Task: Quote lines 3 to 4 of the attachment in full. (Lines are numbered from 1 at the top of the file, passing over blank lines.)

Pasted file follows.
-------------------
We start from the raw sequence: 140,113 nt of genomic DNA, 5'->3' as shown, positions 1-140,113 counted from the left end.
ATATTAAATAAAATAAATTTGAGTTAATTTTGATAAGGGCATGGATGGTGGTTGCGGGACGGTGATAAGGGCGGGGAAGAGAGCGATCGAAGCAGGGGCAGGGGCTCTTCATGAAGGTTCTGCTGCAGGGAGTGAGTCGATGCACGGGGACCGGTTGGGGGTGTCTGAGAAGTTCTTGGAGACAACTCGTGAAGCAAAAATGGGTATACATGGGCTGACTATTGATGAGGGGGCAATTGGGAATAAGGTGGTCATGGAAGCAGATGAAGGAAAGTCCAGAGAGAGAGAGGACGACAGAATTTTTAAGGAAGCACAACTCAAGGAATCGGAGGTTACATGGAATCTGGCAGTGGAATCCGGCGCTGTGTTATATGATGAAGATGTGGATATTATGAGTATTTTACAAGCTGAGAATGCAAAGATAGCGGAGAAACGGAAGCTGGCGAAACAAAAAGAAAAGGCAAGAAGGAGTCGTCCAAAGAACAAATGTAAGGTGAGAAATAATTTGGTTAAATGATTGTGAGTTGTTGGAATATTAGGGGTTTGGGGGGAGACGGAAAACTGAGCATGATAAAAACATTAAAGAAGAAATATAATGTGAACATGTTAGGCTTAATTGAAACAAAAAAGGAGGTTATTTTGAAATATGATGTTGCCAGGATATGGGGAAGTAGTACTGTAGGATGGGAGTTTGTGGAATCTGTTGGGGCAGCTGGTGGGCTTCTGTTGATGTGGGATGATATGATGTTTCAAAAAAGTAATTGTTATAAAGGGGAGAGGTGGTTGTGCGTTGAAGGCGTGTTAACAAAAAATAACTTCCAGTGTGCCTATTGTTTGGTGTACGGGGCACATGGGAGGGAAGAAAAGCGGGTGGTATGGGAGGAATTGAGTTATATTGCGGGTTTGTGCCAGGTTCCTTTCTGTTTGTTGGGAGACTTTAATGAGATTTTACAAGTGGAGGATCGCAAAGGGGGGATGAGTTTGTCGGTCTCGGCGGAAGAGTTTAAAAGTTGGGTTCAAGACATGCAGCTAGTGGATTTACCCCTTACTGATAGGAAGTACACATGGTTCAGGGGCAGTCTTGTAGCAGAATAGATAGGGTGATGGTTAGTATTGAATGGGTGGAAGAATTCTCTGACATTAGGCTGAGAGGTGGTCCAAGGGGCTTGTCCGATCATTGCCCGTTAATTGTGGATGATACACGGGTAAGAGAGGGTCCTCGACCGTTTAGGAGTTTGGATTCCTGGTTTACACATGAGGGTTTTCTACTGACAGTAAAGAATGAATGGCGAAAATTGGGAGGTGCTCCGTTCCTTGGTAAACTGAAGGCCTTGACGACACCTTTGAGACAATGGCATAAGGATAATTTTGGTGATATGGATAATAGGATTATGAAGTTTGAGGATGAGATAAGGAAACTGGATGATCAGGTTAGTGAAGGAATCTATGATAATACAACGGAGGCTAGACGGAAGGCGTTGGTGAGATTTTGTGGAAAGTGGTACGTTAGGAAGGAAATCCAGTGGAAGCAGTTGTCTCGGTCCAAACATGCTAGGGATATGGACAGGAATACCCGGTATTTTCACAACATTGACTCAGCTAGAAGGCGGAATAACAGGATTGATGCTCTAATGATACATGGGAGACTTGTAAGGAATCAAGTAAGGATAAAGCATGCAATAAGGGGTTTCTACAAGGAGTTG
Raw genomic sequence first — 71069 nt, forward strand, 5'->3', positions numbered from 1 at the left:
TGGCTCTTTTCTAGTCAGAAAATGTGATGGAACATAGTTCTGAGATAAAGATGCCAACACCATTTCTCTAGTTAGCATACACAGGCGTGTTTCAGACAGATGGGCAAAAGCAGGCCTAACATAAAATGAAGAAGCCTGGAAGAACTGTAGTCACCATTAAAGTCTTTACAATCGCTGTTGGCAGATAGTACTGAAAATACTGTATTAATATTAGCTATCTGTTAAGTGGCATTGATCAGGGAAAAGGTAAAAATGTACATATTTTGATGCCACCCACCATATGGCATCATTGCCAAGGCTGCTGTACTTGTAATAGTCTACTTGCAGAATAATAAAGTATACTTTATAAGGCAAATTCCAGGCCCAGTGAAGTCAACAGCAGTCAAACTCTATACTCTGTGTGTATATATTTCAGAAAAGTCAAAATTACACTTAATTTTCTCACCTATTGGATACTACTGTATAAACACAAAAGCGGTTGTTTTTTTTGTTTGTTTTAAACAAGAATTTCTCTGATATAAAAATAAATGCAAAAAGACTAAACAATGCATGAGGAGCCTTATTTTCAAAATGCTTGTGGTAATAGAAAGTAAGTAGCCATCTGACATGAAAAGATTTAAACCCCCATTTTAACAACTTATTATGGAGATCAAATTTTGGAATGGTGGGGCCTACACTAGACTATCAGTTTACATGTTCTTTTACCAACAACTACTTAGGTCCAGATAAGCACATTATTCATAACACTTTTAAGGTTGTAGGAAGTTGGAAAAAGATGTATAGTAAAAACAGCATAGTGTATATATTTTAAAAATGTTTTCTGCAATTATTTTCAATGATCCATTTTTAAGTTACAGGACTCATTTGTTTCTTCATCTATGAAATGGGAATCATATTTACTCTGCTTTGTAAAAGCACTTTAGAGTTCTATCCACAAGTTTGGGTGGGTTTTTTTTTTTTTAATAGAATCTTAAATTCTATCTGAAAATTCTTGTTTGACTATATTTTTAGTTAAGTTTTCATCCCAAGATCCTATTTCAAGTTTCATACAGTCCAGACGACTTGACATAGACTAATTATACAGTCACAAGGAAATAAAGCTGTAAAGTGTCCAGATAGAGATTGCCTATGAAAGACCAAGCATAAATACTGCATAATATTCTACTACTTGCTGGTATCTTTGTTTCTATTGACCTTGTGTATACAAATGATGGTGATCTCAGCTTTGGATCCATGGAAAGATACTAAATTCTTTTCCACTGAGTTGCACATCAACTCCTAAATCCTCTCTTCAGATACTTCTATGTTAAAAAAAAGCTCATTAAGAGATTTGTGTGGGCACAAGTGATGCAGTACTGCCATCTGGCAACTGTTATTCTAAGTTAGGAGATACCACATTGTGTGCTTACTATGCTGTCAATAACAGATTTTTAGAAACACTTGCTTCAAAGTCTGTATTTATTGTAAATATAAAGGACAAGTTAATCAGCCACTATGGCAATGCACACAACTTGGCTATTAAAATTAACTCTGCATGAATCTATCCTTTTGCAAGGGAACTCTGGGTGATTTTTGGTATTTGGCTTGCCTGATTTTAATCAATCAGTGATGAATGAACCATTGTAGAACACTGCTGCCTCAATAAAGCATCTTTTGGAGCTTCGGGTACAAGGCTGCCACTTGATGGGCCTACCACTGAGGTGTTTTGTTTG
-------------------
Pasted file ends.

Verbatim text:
Raw genomic sequence first — 71069 nt, forward strand, 5'->3', positions numbered from 1 at the left:
TGGCTCTTTTCTAGTCAGAAAATGTGATGGAACATAGTTCTGAGATAAAGATGCCAACACCATTTCTCTAGTTAGCATACACAGGCGTGTTTCAGACAGATGGGCAAAAGCAGGCCTAACATAAAATGAAGAAGCCTGGAAGAACTGTAGTCACCATTAAAGTCTTTACAATCGCTGTTGGCAGATAGTACTGAAAATACTGTATTAATATTAGCTATCTGTTAAGTGGCATTGATCAGGGAAAAGGTAAAAATGTACATATTTTGATGCCACCCACCATATGGCATCATTGCCAAGGCTGCTGTACTTGTAATAGTCTACTTGCAGAATAATAAAGTATACTTTATAAGGCAAATTCCAGGCCCAGTGAAGTCAACAGCAGTCAAACTCTATACTCTGTGTGTATATATTTCAGAAAAGTCAAAATTACACTTAATTTTCTCACCTATTGGATACTACTGTATAAACACAAAAGCGGTTGTTTTTTTTGTTTGTTTTAAACAAGAATTTCTCTGATATAAAAATAAATGCAAAAAGACTAAACAATGCATGAGGAGCCTTATTTTCAAAATGCTTGTGGTAATAGAAAGTAAGTAGCCATCTGACATGAAAAGATTTAAACCCCCATTTTAACAACTTATTATGGAGATCAAATTTTGGAATGGTGGGGCCTACACTAGACTATCAGTTTACATGTTCTTTTACCAACAACTACTTAGGTCCAGATAAGCACATTATTCATAACACTTTTAAGGTTGTAGGAAGTTGGAAAAAGATGTATAGTAAAAACAGCATAGTGTATATATTTTAAAAATGTTTTCTGCAATTATTTTCAATGATCCATTTTTAAGTTACAGGACTCATTTGTTTCTTCATCTATGAAATGGGAATCATATTTACTCTGCTTTGTAAAAGCACTTTAGAGTTCTATCCACAAGTTTGGGTGGGTTTTTTTTTTTTTAATAGAATCTTAAATTCTATCTGAAAATTCTTGTTTGACTATATTTTTAGTTAAGTTTTCATCCCAAGATCCTATTTCAAGTTTCATACAGTCCAGACGACTTGACATAGACTAATTATACAGTCACAAGGAAATAAAGCTGTAAAGTGTCCAGATAGAGATTGCCTATGAAAGACCAAGCATAAATACTGCATAATATTCTACTACTTGCTGGTATCTTTGTTTCTATTGACCTTGTGTATACAAATGATGGTGATCTCAGCTTTGGATCCATGGAAAGATACTAAATTCTTTTCCACTGAGTTGCACATCAACTCCTAAATCCTCTCTTCAGATACTTCTATGTTAAAAAAAAGCTCATTAAGAGATTTGTGTGGGCACAAGTGATGCAGTACTGCCATCTGGCAACTGTTATTCTAAGTTAGGAGATACCACATTGTGTGCTTACTATGCTGTCAATAACAGATTTTTAGAAACACTTGCTTCAAAGTCTGTATTTATTGTAAATATAAAGGACAAGTTAATCAGCCACTATGGCAATGCACACAACTTGGCTATTAAAATTAACTCTGCATGAATCTATCCTTTTGCAAGGGAACTCTGGGTGATTTTTGGTATTTGGCTTGCCTGATTTTAATCAATCAGTGATGAATGAACCATTGTAGAACACTGCTGCCTCAATAAAGCATCTTTTGGAGCTTCGGGTACAAGGCTGCCACTTGATGGGCCTACCACTGAGGTGTTTTGTTTG